Funds now have the smallest bullish positioning in gold since June 2007. That could be your sign to buy.» Read More
Gold isn't trading like a safe haven—it's trading like a currency.
Gold retested major resistance on Thursday night, reaching $1,397.10 before falling back. The market was able to recover from pullbacks earlier Thursday to close back above $1,383.90. But early Friday trading finds gold getting back to this level from the highs.
We have been looking at a chart that discounts the quick move through the $1,411.70 retracement level up to $1,413.10, and this shows a market that has now tested resistance at $1,397 four times and has failed (and fallen back at least $10) each time. Traders have had a tremendous opportunity hedging longs as well as selling outright against this level.
Our level of support at $1,375 held very well Thursday, and a retest Friday will be very negative to the bull camp. However, the line in the sand is the support ranges from $1,464 to $1,467.70. If the market breaks this level, expect to see gold close at the lowest level in more than two weeks, which will put the bears in complete control. A close above major support at $1,380 to $1,383.90 will likely keep the market neutral to the slightest bit positive into the weekend.
The reality is that there is no imminent catalyst to help this market follow through. Recently, as the Japanese yen has moved lower, so has gold. The yen is positive against the U.S. dollar on Friday, but is still trading far from the highs (just as gold has fallen back). If the yen can climb back, you should expect gold to follow through to $1,400. Yes, this means that gold traders should also gauge the dollar, which is trading one point from this week's new swing high at $83.50. If the Dollar Index can climb back above 84, the yen should press lower and so should gold.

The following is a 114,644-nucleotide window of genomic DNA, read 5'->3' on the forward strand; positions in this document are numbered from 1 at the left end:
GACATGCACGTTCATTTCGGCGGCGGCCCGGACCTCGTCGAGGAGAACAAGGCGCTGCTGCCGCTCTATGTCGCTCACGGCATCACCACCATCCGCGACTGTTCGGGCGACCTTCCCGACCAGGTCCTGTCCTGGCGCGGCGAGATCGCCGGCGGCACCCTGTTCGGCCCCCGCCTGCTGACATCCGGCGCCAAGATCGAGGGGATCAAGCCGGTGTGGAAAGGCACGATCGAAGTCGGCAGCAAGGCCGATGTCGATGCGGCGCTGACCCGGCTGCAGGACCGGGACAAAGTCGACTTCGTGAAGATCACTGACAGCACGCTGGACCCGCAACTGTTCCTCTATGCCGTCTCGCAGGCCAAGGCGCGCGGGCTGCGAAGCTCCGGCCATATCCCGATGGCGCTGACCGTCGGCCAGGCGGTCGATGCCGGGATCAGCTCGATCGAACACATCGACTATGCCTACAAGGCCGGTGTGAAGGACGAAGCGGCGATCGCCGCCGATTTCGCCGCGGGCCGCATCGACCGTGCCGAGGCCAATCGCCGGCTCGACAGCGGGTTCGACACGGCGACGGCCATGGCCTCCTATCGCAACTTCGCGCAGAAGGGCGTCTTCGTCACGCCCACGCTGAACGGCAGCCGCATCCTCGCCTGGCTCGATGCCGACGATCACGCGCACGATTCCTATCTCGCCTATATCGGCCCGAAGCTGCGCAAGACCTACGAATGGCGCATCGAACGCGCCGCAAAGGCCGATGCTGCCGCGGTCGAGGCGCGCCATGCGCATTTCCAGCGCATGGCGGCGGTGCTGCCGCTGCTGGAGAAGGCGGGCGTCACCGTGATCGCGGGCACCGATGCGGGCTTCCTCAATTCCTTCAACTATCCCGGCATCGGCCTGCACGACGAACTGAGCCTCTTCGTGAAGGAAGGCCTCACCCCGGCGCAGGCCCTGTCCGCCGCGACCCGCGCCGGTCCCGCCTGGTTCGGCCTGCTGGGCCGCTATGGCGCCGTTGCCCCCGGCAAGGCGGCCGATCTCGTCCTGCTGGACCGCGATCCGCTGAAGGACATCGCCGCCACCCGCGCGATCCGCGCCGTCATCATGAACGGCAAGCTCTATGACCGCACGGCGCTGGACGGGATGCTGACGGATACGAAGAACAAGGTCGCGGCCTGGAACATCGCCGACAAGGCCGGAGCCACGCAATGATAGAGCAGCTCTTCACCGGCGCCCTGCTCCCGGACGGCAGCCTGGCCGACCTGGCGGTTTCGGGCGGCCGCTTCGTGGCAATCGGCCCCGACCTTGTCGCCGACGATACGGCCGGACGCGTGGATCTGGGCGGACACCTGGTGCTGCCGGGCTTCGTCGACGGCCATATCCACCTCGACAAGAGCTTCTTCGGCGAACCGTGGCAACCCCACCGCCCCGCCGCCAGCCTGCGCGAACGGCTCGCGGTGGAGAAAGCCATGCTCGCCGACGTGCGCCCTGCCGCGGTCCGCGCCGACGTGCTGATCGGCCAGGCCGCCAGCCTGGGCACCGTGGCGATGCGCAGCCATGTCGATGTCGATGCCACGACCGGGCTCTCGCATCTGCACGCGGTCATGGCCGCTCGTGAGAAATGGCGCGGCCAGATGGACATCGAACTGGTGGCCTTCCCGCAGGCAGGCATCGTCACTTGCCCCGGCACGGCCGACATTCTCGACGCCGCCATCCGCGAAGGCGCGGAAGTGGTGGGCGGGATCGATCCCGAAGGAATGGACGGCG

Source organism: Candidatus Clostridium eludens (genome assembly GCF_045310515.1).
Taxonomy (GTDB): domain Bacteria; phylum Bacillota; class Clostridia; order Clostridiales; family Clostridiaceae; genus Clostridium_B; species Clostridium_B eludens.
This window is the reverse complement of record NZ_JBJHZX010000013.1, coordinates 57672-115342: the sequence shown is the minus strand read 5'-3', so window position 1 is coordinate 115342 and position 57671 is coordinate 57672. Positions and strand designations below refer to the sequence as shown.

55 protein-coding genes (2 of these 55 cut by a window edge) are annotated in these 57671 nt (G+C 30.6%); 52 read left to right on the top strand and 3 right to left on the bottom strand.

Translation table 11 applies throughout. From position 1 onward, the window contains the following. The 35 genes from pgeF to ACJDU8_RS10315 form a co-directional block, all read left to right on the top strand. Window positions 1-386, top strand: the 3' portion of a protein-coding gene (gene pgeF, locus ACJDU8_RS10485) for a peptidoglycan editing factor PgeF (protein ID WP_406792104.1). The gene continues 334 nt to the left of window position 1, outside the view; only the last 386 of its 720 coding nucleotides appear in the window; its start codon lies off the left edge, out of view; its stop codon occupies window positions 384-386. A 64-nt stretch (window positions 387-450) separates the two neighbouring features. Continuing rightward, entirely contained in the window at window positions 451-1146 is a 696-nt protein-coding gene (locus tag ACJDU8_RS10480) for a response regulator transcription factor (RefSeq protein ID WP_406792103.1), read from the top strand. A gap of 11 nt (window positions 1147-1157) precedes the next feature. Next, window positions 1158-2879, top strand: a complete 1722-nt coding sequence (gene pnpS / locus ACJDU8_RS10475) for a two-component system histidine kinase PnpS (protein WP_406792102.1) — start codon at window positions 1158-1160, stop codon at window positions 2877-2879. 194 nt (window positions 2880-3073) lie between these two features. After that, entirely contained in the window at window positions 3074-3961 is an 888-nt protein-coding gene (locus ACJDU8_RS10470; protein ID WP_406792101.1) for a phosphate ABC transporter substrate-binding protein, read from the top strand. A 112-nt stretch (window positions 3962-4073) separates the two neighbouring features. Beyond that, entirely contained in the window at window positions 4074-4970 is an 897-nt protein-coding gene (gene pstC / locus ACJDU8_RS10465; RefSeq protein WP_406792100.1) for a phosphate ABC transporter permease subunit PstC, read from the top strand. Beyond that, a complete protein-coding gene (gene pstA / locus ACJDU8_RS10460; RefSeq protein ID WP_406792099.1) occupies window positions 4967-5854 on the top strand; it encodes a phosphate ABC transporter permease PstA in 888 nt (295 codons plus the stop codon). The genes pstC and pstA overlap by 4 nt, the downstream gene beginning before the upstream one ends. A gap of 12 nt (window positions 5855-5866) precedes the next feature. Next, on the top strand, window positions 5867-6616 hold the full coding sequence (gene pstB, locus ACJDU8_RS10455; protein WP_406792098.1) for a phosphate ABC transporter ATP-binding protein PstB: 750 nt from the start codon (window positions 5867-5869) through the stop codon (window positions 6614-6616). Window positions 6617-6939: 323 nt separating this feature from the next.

Due to technical difficulties that we experienced today, we were unable to stream "Futures Now" live. Our apologies for the inconvenience.
However, all of the video clips from the show, as well as the video of the full show, will be available on demand. You can find them on this site shortly.
"We're moving toward an ah-ha moment in the market where people begin to realize that these bouts of QE over four years have not produced escape velocity in the domestic economy," he said. "The domestic economy is not self-sustaining. Wealth in the stock market is not trickling down. And we saw flat revenues in the first quarter. Yes, earnings were up 3½ percent, but half of that was from buybacks. There's an artificiality in both bond prices and stock prices."
Kass said that he had misjudged the effect of quantitative easing by the world's central banks.
"I underestimated the impact that global monetary easing would have and that there were few alternatives to equities," he said.
Bond yields have surged in the month of May. So just how much have retail investors lost?
Almost five years.
On July 25, 2012, the 10-Year Treasury yield hit a low of 1.38 percent. And on Wednesday, yields finished the day just shy of 2.04 percent, as investors became concerned that the Federal Reserve will taper quantitative easing sooner than previously expected.
(Read More: Fed Mulls Tapering as Soon as June: Minutes)
That huge move in yields translates into a gigantic difference in how long it takes bond investors to get their money back. To make up for this jump in yields, bondholders would theoretically have to hold their bonds for 4.8 years longer to make the same amount of money that they would receive if they bought bonds today.
Worse, if bond yields continue to rise on the theory that the Federal Reserve is about to taper its bond purchases, then those who bought bonds at the bottom will be missing out on more and more money. Adding insult to injury, the S&P 500 has appreciated by 24 percent since then.
As Federal Reserve Chairman Ben Bernanke testified before Congress, yields on 10-Year Treasurys touched two percent for the first time since March. This as investors became nervous that the Fed could wind down their bond-buying program sooner than expected. Of course, this also has the potential to negatively impact the stock market.